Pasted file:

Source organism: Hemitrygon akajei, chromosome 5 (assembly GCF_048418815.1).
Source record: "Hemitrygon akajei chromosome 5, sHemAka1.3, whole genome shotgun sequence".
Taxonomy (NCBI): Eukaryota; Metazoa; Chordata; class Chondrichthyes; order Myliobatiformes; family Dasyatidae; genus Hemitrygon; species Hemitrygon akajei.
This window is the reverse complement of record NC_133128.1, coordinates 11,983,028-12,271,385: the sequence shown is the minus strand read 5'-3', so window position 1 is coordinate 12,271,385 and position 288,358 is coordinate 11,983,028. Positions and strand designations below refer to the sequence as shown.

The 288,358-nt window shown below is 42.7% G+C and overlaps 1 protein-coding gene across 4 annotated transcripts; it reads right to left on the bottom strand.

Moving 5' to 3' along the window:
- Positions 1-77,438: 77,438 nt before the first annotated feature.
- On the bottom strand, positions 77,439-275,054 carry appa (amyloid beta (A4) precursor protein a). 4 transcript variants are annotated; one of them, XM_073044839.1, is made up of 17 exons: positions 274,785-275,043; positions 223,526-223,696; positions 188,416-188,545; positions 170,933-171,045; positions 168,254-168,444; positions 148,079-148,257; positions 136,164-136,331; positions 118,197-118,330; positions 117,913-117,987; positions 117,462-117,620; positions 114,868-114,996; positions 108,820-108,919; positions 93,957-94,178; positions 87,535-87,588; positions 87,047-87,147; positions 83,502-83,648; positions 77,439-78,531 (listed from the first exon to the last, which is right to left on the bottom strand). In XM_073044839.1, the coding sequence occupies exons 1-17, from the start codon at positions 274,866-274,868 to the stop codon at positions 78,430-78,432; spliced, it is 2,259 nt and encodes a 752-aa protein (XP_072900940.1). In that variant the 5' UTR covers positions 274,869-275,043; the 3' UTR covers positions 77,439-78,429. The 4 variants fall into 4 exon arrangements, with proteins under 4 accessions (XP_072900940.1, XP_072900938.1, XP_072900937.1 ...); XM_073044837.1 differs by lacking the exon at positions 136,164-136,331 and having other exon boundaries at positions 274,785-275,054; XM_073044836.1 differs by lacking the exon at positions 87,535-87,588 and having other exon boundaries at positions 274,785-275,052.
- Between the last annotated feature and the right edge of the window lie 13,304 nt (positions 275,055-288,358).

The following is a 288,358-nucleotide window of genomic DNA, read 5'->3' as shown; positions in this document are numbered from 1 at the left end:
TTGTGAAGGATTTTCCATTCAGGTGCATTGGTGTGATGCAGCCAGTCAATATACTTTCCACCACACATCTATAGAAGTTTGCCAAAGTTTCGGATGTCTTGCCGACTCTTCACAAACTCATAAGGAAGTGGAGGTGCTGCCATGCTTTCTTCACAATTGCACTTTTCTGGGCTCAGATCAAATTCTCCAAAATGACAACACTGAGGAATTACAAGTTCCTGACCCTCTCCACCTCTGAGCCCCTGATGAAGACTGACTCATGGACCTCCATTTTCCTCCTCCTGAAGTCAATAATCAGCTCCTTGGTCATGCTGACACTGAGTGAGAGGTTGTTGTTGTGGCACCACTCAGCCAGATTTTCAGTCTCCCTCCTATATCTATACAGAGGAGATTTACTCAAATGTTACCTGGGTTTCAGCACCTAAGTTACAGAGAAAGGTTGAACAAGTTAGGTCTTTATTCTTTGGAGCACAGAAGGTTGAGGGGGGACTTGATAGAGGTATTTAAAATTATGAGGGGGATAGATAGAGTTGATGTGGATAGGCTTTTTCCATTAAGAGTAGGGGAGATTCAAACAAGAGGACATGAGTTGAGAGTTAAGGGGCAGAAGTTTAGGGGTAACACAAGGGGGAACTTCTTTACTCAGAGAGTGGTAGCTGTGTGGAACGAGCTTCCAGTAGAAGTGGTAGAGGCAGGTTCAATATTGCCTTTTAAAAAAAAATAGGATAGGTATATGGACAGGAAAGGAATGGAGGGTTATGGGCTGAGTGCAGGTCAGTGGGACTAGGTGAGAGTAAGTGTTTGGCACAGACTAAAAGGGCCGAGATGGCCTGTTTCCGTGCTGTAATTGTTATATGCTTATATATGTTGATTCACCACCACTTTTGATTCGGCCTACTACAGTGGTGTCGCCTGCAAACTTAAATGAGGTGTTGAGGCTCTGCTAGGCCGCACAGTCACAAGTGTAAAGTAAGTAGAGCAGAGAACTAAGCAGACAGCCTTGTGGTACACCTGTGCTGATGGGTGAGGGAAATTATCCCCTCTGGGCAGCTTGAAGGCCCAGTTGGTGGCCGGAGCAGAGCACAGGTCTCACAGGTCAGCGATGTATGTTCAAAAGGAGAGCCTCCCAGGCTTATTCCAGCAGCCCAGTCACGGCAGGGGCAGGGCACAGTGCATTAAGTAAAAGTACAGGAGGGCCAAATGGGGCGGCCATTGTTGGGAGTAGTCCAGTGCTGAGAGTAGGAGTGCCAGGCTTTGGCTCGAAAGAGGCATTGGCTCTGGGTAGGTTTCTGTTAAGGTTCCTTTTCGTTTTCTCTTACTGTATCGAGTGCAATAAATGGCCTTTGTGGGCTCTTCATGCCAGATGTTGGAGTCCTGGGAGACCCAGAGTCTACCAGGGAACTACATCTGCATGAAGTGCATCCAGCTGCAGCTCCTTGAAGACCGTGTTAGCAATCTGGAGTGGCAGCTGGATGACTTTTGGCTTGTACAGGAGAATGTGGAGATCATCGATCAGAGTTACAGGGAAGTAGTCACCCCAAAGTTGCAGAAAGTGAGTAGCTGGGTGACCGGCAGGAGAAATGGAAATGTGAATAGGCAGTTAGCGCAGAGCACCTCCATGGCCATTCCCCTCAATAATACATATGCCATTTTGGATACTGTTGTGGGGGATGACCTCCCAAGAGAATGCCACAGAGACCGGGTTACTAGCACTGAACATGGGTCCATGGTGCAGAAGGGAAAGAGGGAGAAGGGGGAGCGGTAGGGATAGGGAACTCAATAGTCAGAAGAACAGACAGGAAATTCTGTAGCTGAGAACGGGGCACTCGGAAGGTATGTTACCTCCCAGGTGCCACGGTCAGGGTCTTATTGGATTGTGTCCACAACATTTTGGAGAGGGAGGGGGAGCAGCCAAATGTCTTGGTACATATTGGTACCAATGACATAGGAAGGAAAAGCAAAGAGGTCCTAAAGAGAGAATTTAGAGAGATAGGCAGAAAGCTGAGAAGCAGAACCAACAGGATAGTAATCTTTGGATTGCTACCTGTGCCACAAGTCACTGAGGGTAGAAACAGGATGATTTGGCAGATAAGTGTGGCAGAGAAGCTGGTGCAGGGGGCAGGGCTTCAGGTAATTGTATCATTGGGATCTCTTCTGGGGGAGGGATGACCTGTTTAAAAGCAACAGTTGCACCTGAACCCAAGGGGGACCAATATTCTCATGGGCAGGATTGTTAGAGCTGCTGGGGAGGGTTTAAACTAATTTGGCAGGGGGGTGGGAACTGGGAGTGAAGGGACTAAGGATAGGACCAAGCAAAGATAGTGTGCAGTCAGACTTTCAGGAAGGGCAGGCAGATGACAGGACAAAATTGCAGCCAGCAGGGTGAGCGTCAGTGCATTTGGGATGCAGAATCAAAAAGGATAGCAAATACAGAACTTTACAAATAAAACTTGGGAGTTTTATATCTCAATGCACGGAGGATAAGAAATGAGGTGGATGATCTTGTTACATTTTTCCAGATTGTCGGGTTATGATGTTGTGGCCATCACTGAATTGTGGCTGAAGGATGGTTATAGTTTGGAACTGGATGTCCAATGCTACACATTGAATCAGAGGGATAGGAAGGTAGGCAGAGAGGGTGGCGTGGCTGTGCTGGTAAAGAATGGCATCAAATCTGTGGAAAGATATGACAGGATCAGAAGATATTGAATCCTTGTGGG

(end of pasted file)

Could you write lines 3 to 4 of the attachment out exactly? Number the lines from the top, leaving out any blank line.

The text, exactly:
Taxonomy (NCBI): Eukaryota; Metazoa; Chordata; class Chondrichthyes; order Myliobatiformes; family Dasyatidae; genus Hemitrygon; species Hemitrygon akajei.
This window is the reverse complement of record NC_133128.1, coordinates 11,983,028-12,271,385: the sequence shown is the minus strand read 5'-3', so window position 1 is coordinate 12,271,385 and position 288,358 is coordinate 11,983,028. Positions and strand designations below refer to the sequence as shown.